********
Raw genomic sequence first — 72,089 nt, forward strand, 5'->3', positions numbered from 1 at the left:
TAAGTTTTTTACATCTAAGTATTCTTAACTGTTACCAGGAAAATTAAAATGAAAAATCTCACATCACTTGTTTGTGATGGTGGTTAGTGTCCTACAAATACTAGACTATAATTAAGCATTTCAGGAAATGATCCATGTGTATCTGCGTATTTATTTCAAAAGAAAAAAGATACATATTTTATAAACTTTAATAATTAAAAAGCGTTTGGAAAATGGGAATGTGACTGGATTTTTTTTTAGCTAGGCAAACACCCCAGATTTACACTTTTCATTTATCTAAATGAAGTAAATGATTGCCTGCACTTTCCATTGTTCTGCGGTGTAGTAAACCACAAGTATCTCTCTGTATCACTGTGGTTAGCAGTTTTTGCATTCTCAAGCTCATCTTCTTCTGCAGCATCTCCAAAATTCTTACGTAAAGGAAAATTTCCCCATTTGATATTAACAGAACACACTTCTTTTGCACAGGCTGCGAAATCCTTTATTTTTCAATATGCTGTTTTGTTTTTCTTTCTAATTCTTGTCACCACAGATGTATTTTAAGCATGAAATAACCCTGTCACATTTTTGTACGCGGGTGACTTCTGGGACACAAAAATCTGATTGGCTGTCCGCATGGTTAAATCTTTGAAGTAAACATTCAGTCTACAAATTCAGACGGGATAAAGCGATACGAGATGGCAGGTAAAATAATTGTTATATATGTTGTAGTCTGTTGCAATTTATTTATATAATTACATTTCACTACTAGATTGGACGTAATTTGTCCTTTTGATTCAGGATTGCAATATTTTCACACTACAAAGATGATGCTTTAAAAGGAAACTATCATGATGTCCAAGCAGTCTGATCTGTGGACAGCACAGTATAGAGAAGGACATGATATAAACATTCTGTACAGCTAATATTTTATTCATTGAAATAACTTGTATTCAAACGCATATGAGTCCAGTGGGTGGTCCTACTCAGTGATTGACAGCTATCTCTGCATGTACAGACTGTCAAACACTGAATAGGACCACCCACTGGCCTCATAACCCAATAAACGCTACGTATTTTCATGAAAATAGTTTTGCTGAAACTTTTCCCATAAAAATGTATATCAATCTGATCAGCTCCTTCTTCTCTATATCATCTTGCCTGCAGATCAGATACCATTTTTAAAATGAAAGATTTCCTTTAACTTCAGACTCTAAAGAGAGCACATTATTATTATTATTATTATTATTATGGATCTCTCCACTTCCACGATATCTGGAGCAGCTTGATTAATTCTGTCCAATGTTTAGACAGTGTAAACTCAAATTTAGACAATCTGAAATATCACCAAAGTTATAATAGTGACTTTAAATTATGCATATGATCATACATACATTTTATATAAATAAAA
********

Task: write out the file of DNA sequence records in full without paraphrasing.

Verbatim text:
Raw genomic sequence first — 72,089 nt, forward strand, 5'->3', positions numbered from 1 at the left:
TAAGTTTTTTACATCTAAGTATTCTTAACTGTTACCAGGAAAATTAAAATGAAAAATCTCACATCACTTGTTTGTGATGGTGGTTAGTGTCCTACAAATACTAGACTATAATTAAGCATTTCAGGAAATGATCCATGTGTATCTGCGTATTTATTTCAAAAGAAAAAAGATACATATTTTATAAACTTTAATAATTAAAAAGCGTTTGGAAAATGGGAATGTGACTGGATTTTTTTTTAGCTAGGCAAACACCCCAGATTTACACTTTTCATTTATCTAAATGAAGTAAATGATTGCCTGCACTTTCCATTGTTCTGCGGTGTAGTAAACCACAAGTATCTCTCTGTATCACTGTGGTTAGCAGTTTTTGCATTCTCAAGCTCATCTTCTTCTGCAGCATCTCCAAAATTCTTACGTAAAGGAAAATTTCCCCATTTGATATTAACAGAACACACTTCTTTTGCACAGGCTGCGAAATCCTTTATTTTTCAATATGCTGTTTTGTTTTTCTTTCTAATTCTTGTCACCACAGATGTATTTTAAGCATGAAATAACCCTGTCACATTTTTGTACGCGGGTGACTTCTGGGACACAAAAATCTGATTGGCTGTCCGCATGGTTAAATCTTTGAAGTAAACATTCAGTCTACAAATTCAGACGGGATAAAGCGATACGAGATGGCAGGTAAAATAATTGTTATATATGTTGTAGTCTGTTGCAATTTATTTATATAATTACATTTCACTACTAGATTGGACGTAATTTGTCCTTTTGATTCAGGATTGCAATATTTTCACACTACAAAGATGATGCTTTAAAAGGAAACTATCATGATGTCCAAGCAGTCTGATCTGTGGACAGCACAGTATAGAGAAGGACATGATATAAACATTCTGTACAGCTAATATTTTATTCATTGAAATAACTTGTATTCAAACGCATATGAGTCCAGTGGGTGGTCCTACTCAGTGATTGACAGCTATCTCTGCATGTACAGACTGTCAAACACTGAATAGGACCACCCACTGGCCTCATAACCCAATAAACGCTACGTATTTTCATGAAAATAGTTTTGCTGAAACTTTTCCCATAAAAATGTATATCAATCTGATCAGCTCCTTCTTCTCTATATCATCTTGCCTGCAGATCAGATACCATTTTTAAAATGAAAGATTTCCTTTAACTTCAGACTCTAAAGAGAGCACATTATTATTATTATTATTATTATTATGGATCTCTCCACTTCCACGATATCTGGAGCAGCTTGATTAATTCTGTCCAATGTTTAGACAGTGTAAACTCAAATTTAGACAATCTGAAATATCACCAAAGTTATAATAGTGACTTTAAATTATGCATATGATCATACATACATTTTATATAAATAAAA